On Style
Rhetoric Timeline
Primary Source Synopses

Demetrius (1st cent. A.D.)

Compact Outline:

Book I Preliminary Remarks on the Period, etc.
Book II The Four Types of Style: The Elevated Style
Book III The Four Types of Style: The Elegant Style
Book IV The Four Types of Style: The Plain Style
Book V The Four Types of Style: The Forcible Style

Detailed Outline:

Book I: Preliminary Remarks on the Period, etc.
The members and their appropriate length
The ‘phrase’
The period
The periodic and the disjointed style. Number of members in a period.
The historical period
The rhetorical period
The conversational period
Period formed of contrasted members
Symmetrical members
Members with similar terminations, and cautions
The enthymeme and its difference from a period
The member as defined by Aristotle and Archedemus

Book II: The Elevated Style
1.1 Elevation in Composition or arrangement
1.2 Elevation in subject-matter
1.3 Elevation in diction
1.4 Frigidity (corresponding vice, in similar three areas)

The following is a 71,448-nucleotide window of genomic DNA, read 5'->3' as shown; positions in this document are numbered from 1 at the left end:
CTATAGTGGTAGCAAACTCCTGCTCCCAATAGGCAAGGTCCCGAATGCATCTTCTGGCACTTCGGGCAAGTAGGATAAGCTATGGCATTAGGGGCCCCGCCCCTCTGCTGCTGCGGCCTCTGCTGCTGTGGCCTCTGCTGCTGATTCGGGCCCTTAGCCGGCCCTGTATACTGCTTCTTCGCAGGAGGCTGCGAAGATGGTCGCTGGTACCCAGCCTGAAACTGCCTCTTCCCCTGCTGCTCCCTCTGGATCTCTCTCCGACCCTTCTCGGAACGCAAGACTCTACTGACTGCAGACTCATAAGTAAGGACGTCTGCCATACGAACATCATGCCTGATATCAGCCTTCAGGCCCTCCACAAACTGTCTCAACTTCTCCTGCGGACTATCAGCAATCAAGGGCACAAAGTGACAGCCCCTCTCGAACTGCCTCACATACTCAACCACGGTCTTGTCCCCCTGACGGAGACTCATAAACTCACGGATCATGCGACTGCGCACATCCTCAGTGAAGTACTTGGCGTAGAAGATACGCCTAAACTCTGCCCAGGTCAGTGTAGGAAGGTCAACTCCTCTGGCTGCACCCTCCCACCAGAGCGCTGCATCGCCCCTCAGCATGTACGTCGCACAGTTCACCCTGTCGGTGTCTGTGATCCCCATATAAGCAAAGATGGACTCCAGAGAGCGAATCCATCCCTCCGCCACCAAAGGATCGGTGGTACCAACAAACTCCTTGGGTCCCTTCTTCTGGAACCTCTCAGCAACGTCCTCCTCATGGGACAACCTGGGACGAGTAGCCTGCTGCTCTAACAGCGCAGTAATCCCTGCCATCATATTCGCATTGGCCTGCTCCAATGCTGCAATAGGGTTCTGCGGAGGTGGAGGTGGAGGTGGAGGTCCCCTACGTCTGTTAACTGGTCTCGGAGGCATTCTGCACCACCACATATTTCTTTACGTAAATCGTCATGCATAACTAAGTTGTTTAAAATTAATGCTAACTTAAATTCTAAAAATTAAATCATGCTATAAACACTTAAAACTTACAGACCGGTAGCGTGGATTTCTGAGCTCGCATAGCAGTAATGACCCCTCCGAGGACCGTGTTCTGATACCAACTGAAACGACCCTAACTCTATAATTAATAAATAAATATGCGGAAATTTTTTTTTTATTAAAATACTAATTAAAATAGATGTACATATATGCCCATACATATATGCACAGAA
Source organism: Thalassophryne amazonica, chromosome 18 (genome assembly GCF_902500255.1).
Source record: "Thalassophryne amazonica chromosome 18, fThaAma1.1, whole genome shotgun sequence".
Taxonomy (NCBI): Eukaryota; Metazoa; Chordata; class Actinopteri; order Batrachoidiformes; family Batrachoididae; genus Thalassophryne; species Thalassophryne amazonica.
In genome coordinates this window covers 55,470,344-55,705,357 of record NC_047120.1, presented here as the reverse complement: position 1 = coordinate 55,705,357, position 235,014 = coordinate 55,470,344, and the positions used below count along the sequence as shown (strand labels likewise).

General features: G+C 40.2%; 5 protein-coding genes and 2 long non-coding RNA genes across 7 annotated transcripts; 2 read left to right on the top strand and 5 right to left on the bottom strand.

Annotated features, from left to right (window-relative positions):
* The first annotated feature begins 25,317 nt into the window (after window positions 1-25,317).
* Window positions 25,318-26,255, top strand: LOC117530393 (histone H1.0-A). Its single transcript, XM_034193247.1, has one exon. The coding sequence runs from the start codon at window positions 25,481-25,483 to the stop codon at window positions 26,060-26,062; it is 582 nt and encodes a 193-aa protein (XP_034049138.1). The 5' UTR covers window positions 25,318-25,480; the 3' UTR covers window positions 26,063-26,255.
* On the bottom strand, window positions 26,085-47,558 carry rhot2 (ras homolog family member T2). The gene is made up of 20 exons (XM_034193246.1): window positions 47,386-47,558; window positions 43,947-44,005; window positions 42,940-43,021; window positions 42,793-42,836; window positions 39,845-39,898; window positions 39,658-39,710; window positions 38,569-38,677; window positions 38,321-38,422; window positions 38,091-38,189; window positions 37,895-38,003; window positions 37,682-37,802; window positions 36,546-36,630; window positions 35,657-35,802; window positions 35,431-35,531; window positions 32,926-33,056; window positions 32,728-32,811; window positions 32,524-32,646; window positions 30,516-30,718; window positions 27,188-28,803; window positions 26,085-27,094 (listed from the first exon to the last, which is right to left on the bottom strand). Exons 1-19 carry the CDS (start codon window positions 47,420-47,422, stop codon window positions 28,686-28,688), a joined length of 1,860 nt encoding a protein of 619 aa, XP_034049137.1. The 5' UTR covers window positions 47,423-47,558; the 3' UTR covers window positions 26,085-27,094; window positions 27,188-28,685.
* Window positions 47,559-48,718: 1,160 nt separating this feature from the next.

Figures of Speech
  Simile and Imagery
  Onomatopoeic or coined words
  Brevity, aposiopesis, indirect and harsh-sounding expressions, etc.
  Poetical color in prose

Book III:The Elegant Style
1 Kinds of grace and their elements
  Sources of grace in diction and composition
  Sources of grace in subject-matter:
Proverbs, Fables, Comparisons, Hyperboles
  Difference between the ridiculous and the charming
2 Elegant diction, beautiful and smooth words
3 Elegant composition
4 Affected style as the correlative vice of the elegant style

Book IV:The Plain Style
1.1 Plain subject-matter
1.2 Plain diction
1.3 Plain composition
1.4 Arid style as the correlative vice of plain style
  Concerning clearness; Also concerning stage-style and concerning repetition
  Concerning vividness
  Concerning persuasiveness
  Concerning the epistolary style (blend of plain and graceful styles)

Book V: The Forcible Style
1.1 Forcible subject-matter
1.2 Forcible composition
1.3 Forcible diction
1.4 Concerning the graceless style
  Concerning figured language
  Concerning hiatus in forcible passages

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This work is licensed under a Creative Commons Attribution 3.0 License.
Gideon O. Burton, Brigham Young University
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